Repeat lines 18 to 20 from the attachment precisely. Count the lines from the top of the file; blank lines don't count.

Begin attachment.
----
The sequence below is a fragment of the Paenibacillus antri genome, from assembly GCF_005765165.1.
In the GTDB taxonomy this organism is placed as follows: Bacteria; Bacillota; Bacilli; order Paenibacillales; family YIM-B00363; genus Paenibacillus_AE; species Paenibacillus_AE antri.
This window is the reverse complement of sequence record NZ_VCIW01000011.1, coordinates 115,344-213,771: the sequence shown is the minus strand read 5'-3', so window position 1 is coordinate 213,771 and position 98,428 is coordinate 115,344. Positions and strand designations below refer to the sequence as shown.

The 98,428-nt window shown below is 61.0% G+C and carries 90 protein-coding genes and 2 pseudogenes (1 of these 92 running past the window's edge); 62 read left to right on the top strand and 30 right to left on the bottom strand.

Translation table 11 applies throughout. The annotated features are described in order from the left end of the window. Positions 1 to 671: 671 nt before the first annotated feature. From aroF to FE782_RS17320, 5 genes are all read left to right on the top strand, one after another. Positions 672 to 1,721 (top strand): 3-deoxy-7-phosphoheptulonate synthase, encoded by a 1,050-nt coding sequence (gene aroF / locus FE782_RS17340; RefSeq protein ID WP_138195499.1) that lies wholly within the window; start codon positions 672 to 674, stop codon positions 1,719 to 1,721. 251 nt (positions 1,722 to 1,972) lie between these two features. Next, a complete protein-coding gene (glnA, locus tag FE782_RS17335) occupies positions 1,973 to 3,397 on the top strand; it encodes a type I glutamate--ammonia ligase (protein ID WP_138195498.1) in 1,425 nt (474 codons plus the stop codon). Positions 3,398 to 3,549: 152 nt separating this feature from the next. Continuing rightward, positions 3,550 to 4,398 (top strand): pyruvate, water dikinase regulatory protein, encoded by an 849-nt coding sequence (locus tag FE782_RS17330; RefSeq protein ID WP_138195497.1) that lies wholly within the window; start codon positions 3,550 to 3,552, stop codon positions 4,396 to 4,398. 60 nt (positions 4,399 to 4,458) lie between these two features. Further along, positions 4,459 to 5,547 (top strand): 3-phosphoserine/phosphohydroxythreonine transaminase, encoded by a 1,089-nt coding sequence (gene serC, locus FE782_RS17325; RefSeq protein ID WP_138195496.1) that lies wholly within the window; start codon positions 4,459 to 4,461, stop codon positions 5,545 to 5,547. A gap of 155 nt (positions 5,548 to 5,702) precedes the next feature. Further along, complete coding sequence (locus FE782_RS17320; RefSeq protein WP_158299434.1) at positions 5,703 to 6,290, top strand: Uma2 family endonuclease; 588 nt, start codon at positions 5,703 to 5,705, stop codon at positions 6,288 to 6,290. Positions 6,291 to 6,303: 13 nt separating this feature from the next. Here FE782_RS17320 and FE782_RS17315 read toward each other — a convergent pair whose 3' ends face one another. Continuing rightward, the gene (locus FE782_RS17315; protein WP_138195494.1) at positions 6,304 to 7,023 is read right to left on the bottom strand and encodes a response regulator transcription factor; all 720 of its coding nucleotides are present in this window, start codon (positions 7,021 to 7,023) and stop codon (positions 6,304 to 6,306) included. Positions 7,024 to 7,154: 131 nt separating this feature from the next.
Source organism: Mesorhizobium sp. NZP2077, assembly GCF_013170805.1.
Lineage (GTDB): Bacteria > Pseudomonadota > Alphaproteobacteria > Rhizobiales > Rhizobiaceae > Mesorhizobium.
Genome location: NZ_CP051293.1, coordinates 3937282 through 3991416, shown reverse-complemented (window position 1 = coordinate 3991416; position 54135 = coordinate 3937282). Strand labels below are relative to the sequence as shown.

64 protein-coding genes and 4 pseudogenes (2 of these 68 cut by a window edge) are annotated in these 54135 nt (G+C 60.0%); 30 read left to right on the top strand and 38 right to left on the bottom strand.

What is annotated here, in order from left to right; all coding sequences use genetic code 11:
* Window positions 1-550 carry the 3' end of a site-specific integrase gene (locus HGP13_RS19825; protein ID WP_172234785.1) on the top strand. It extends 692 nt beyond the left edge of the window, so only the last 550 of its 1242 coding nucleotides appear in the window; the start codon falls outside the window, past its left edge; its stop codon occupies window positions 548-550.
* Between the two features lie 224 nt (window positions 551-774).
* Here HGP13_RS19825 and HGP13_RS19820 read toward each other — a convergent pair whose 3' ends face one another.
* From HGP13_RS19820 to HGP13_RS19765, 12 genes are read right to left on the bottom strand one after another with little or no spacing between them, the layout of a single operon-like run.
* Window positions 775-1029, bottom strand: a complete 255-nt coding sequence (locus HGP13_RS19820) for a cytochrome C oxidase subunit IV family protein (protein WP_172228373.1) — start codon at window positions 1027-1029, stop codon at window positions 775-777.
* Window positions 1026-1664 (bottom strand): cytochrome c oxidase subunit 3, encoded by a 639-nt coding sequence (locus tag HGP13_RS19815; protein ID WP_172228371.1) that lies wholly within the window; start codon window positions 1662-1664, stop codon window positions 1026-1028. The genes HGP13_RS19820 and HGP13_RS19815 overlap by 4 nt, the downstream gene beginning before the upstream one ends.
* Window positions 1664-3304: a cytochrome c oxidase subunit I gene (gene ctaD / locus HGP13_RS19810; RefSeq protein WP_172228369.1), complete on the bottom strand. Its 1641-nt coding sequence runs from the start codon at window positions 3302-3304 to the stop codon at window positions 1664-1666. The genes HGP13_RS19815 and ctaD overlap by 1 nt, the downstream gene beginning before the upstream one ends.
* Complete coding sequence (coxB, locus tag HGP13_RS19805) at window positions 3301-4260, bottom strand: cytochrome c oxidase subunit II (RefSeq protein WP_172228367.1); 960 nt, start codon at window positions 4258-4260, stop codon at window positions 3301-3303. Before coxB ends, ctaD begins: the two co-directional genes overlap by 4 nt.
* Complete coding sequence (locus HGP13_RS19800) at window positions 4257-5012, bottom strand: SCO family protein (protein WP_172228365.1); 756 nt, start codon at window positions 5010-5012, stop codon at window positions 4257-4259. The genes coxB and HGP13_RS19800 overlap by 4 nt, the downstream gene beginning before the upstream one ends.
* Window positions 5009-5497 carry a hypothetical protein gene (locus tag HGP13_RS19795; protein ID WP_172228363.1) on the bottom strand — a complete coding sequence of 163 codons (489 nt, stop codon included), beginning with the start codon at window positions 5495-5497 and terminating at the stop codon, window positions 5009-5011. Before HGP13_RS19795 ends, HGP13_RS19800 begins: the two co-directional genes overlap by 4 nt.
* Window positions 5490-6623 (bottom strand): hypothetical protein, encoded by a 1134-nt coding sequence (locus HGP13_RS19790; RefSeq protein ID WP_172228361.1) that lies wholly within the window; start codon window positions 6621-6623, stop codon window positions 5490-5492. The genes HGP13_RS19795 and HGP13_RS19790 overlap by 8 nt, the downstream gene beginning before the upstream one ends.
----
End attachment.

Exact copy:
* Complete coding sequence (coxB, locus tag HGP13_RS19805) at window positions 3301-4260, bottom strand: cytochrome c oxidase subunit II (RefSeq protein WP_172228367.1); 960 nt, start codon at window positions 4258-4260, stop codon at window positions 3301-3303. Before coxB ends, ctaD begins: the two co-directional genes overlap by 4 nt.
* Complete coding sequence (locus HGP13_RS19800) at window positions 4257-5012, bottom strand: SCO family protein (protein WP_172228365.1); 756 nt, start codon at window positions 5010-5012, stop codon at window positions 4257-4259. The genes coxB and HGP13_RS19800 overlap by 4 nt, the downstream gene beginning before the upstream one ends.
* Window positions 5009-5497 carry a hypothetical protein gene (locus tag HGP13_RS19795; protein ID WP_172228363.1) on the bottom strand — a complete coding sequence of 163 codons (489 nt, stop codon included), beginning with the start codon at window positions 5495-5497 and terminating at the stop codon, window positions 5009-5011. Before HGP13_RS19795 ends, HGP13_RS19800 begins: the two co-directional genes overlap by 4 nt.